Fox selling its huge stake in Star China media group
US media giant 21st Century Fox is selling its entire stake in Star China TV to private equity fund China Media Capital, the companies announced on Thursday.
Shanghai- based China Media Capital (CMC) and Star China’s management team will be acquiring a 47 percent stake of Star China from 21st Century Fox, the media corporation formed when the Rupert Murdoch’s News Corp split into two companies in 2012. The stake is estimated to be valued at roughly $150 million, according to the London Telegraph.
CMC had been the majority owner of Star China since 2010 and the joint venture operates three 24-hour Mandarin channels — Xing Kong, Xing Kong International, Channel [V] Mainland China — and the Fortune Star Chinese movie library, according to a statement.
“Over the past three years, the company has achieved outstanding performance thanks to the dedicated efforts of its shareholders and management,” said Li Ruigang, chairman of CMC, in a statement. “We are very grateful for the tremendous support and understanding from Mr Rupert Murdoch, Mr James Murdoch and the 21CF team.”
James Murdoch, deputy COO, chairman, and CEO of 21st Century Fox’s international businesses, and son of Rupert Murdoch, said the deal is meant to simplify the company. “Today’s divestment underscores our broader agenda of streamlining our affiliateownership structures,” he said.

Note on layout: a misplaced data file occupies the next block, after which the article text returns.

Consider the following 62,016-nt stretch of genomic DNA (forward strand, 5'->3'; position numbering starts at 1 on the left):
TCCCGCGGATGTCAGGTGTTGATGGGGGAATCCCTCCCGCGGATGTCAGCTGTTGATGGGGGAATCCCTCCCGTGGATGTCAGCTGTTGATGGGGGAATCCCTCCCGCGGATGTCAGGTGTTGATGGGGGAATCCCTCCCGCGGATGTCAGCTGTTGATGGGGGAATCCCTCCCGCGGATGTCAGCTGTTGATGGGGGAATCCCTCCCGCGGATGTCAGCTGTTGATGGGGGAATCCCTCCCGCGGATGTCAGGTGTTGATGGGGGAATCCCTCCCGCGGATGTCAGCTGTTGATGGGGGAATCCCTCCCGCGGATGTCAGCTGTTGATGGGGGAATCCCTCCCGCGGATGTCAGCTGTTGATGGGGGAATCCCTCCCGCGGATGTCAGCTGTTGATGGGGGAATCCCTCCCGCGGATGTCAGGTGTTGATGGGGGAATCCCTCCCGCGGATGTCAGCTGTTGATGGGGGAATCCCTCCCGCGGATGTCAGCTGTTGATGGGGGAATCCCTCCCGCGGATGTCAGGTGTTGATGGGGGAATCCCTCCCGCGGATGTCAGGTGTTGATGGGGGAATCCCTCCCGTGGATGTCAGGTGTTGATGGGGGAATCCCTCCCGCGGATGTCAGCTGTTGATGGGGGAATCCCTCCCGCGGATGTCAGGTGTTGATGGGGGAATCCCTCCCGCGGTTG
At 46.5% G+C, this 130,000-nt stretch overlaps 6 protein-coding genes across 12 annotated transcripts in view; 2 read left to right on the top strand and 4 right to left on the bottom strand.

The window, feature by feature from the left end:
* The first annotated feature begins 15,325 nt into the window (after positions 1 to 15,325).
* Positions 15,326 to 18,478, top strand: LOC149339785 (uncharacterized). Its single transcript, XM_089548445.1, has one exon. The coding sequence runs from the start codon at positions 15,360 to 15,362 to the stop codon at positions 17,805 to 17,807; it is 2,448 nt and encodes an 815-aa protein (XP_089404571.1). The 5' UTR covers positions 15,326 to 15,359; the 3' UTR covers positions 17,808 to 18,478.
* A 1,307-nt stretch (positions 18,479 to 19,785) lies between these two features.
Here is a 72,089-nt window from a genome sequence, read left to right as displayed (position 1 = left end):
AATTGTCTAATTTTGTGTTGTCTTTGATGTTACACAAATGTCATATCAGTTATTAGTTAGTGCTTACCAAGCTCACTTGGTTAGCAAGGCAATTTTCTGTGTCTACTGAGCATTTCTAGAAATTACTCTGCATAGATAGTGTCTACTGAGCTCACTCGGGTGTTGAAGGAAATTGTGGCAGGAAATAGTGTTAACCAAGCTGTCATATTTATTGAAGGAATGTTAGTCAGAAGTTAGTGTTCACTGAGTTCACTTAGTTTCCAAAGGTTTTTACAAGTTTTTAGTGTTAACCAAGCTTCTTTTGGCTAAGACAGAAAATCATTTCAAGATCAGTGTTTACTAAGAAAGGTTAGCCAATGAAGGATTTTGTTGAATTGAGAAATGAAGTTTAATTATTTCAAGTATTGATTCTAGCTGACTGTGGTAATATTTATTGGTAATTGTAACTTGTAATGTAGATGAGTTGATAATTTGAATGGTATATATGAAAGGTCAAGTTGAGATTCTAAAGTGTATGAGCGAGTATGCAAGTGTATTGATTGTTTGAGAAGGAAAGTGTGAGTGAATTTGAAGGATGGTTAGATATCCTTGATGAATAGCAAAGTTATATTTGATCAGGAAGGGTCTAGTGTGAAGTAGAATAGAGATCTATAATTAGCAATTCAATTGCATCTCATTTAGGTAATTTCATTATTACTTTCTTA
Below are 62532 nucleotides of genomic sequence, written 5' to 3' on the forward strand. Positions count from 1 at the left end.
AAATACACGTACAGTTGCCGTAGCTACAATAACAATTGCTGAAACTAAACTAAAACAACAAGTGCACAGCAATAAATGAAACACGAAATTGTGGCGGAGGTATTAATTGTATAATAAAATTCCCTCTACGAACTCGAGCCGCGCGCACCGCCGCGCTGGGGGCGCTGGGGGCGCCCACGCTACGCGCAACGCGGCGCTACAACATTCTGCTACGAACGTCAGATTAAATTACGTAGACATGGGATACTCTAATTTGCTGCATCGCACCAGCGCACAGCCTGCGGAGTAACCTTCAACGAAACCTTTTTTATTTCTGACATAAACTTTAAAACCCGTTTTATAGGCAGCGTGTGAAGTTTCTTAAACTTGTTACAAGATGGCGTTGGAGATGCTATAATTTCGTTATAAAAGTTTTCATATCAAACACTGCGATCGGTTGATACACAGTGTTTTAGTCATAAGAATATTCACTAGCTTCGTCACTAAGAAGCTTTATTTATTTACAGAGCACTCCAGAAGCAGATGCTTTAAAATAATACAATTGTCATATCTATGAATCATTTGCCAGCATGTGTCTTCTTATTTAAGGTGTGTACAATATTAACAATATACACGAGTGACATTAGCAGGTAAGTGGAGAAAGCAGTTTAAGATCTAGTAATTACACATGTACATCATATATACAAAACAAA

The sell-off follows 21st Century Fox’s sale of its remaining stake in another Chinese broadcaster in October last year. The corporation’s subsidiary Star Entertainment Holdings sold a 12.15 percent stake in Phoenix Satellite Television to private equity group TPG China for $213 million. It had sold a 5.3 percent stake earlier in March for $92 million.
21st Century Fox’s move away from the Chinese market runs contrary to many other US media corporations’ strategies. Sohu Video announced in December that it will stream Mandarin-dubbed and subtitled children’s programs from Nickelodeon, including SpongeBob Square Pants and Teenage Mutant Ninja Turtles.
Right before Christmas, Sohu.com began streaming episodes of sketch comedy program Saturday Night Live, with new episodes streaming online in China a week after they air in the US, complete with Chinese subtitles that explain joke references.
“We’ve seen a lot of activity of getting into the marketplace, as opposed to stepping away from it,” said Brendan Ahern, managing director of asset management firm KraneShanes. “Knowing the growth prospects for content delivery in China, it must be more related to
21st Century Fox’s focus on their core businesses and wanting to aggregate resources to focus on their primary businesses, relative to the size of their businesses.”
But Ahern said that he wouldn’t preclude further investments from Fox down the road, “maybe on better terms that are more advantageous for Fox than they’ve entered into.”
Rupert Murdoch set his sights on China in the 1990s when News Corp and entrepreneur Liu Changle started Phoenix, which operates several channels, including Phoenix Chinese Channel, Phoenix Hong Kong Channel, and Phoenix Movies Channel. Phoenix was New Corp’s major television asset in China and the sale of its remaining stake in the company marked to many the end of Murdoch’s ambition in China.
After failing to acquire landing rights that would have given a broader audience access to its channels in China, the company sold its controlling interest in Star China to CMC in 2010, retaining the group’s Indian operations.